A "four-wheel drive car" less than one billionth the length of an average SUV has been built and operated by researchers in the Netherlands and Switzerland. The molecular machine is about 1 nm long and uses electrons as fuel as it navigates across a copper surface. The tiny device could find use in nanometre-sized robotics or as tiny transporters that shift molecules around.
Constructed from a single molecule, the nano car sports four-wheel drive, with each "wheel" acting as a separate motor. It is able to travel in an almost straight line, across a copper surface. Instead of carrying its own battery, the car receives electricity from the tip of a scanning tunneling microscope, positioned above it. People who dismiss EVs because of their limited range, however, aren't likely to be impressed - the nano car requires a 500-millivolt charge once every half-revolution of its wheels.
The car doesn't carry its own fuel supply, but it's relatively easy to provide one. Provided that the temperature is kept at is 7K, there's enough energy in the system to provide the vibrational boost. That leaves the matter of the electrons. The authors fed these to the molecule using an scanning tunneling microscope tip. Placing it on a metal surface (in this case, copper) provided the electrons with some place to go afterwards.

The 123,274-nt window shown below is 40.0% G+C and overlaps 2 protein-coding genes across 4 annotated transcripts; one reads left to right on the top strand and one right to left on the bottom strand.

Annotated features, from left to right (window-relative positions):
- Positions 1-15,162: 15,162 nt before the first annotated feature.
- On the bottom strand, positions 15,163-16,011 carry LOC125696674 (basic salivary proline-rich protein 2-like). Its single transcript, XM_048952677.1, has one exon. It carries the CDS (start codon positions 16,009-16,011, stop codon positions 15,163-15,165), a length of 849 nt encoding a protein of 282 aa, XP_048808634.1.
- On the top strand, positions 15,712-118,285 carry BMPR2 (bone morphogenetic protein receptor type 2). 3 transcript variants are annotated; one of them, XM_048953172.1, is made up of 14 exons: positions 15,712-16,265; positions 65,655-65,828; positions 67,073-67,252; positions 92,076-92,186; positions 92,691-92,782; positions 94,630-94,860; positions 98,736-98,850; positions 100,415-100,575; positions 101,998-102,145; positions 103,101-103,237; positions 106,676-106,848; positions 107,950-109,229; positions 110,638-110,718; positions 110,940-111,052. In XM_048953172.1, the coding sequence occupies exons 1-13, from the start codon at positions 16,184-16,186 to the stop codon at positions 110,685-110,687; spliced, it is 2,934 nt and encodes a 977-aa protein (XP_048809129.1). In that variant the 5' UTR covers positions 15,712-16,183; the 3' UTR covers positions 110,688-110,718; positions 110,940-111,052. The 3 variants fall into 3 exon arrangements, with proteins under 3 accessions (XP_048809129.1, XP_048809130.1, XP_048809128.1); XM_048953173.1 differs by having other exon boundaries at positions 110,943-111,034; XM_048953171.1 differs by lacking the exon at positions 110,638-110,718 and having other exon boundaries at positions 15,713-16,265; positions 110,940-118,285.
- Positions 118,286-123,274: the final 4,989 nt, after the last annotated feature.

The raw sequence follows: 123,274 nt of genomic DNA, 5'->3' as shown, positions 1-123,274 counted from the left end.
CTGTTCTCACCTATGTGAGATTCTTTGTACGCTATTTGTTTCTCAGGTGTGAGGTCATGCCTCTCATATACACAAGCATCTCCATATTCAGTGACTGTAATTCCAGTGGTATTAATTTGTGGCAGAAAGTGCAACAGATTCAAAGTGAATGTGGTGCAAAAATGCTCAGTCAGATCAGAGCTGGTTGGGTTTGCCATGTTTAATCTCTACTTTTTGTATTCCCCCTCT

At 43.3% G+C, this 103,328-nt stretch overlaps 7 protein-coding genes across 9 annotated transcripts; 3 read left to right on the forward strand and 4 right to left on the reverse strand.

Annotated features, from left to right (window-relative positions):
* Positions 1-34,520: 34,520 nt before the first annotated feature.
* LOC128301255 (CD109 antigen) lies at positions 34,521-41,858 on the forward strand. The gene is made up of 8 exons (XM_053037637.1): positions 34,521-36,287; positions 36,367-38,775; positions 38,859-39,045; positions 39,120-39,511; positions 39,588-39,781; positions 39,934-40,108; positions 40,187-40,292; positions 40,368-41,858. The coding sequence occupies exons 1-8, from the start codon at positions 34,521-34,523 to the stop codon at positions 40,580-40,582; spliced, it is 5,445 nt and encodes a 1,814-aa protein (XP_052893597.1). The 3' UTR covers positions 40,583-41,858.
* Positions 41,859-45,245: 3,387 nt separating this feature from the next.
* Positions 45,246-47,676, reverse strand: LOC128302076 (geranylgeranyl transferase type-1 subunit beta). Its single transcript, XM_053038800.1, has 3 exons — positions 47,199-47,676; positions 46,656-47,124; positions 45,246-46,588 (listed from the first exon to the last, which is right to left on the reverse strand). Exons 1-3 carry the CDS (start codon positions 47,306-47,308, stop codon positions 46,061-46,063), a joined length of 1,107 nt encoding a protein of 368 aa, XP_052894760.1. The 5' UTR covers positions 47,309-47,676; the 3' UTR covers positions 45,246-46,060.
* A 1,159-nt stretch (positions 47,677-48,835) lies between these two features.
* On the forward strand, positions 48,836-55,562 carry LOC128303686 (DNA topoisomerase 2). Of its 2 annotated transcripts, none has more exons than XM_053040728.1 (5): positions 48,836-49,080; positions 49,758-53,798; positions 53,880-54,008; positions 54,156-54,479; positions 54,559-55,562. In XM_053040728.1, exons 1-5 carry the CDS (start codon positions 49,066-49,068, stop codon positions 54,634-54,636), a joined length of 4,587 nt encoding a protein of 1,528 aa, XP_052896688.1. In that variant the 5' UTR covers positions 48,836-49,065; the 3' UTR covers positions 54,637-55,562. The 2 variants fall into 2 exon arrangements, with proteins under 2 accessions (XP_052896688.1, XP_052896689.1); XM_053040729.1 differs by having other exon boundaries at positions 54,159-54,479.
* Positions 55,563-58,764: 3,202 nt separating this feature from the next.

Remarkably, it all worked. The authors gave one of the molecules 10 pulses of electrons, and watched it relocate after each one, moving a total of six nanometers by the time the last was delivered. It didn't move in a straight line, however, as it appears that there are some instances where one or more of the wheels doesn't actually turn. That can cause the molecule to move a shorter distance or even veer off to the side.